Top Tips for Raising Chickens


So you want to raise chickens.
But what do you need to know before bringing your chicks home? We hung out with a family of chicken rearers in upstate New York to get you the practical advice you need.

“My advice for raising chicks indoors—Don’t do it! … We raised our second batch in a brooder box in the garage and they were perfectly fine.”—Marissa, chicken-owner

“It has been an educational experience for the whole family!” says the mom in the family. Raising chickens is a great way to promote sustainability and healthy eating in your family as you will have an ample supply of fresh, hormone-free eggs. Plus, chickens are relatively low maintenance.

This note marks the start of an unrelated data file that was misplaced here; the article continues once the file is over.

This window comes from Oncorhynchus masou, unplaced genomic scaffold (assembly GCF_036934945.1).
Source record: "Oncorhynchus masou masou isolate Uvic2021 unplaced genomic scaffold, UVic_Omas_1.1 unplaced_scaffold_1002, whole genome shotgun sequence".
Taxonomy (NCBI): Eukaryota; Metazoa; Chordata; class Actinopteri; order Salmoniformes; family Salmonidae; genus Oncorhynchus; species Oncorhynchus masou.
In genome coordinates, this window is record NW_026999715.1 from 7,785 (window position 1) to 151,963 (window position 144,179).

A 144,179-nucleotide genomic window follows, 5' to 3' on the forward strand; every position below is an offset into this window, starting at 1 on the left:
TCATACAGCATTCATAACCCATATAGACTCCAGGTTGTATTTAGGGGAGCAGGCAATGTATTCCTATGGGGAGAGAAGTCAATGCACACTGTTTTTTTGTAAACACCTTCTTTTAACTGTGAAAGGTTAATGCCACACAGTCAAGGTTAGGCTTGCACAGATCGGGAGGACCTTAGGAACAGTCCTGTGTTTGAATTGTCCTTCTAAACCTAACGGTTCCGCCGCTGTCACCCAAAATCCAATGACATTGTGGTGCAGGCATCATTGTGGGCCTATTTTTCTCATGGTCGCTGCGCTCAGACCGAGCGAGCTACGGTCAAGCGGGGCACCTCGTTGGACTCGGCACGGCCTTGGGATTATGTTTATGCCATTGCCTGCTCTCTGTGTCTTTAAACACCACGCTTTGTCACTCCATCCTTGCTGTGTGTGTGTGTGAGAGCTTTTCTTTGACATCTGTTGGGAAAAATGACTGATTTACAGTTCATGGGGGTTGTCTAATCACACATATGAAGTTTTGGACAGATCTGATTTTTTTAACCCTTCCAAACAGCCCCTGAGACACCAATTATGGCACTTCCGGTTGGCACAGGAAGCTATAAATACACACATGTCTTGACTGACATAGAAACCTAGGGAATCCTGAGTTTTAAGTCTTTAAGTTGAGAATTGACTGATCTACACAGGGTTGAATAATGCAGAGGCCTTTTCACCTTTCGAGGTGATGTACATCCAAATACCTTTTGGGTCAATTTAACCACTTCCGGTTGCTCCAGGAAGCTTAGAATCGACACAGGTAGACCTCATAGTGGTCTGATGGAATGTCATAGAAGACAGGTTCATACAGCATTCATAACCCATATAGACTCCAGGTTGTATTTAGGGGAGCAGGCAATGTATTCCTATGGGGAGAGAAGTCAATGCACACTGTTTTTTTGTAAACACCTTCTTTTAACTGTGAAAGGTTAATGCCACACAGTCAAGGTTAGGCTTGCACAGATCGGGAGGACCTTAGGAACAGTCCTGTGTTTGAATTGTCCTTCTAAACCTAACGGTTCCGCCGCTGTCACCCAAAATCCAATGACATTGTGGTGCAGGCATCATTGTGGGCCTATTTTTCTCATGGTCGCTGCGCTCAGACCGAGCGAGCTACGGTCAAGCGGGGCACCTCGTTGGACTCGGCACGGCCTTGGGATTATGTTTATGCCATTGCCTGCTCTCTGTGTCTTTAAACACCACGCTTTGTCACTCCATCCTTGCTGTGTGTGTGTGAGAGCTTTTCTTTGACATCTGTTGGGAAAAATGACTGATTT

There is nothing like the sense of satisfaction you get when you start collecting plenty of fresh, wholesome eggs from your chickens.
A good heat lamp is a necessity when you’re raising a new brood of chicks.

Bringing chickens to the household was all the idea of Marissa Redmond, a 13-year-old with a vision for helping her family become more self-sufficient. She wrote an essay to convince her dad to get chickens. Her points were valid and persuasive: They could eat fresh, hormone-free eggs that were produced under clean and healthy conditions; they could convert the shed to a coop; and it would give her something worthwhile, meaningful, and educational to work on. Her powers of persuasion did the trick, and the next morning her dad said, “Let’s go to Tractor Supply!”


“My advice for raising chicks indoors?—Don’t do it!” Marissa advises. “My dad says, ‘Never again will chickens enter this house!’”

“We had them in a box in the basement. The first two to three weeks were fine, but as they grew, the only way to keep it halfway decent smelling was to thoroughly clean it every day,” Marissa says. “Having 21 chickens living in our home for two months was definitely hard.”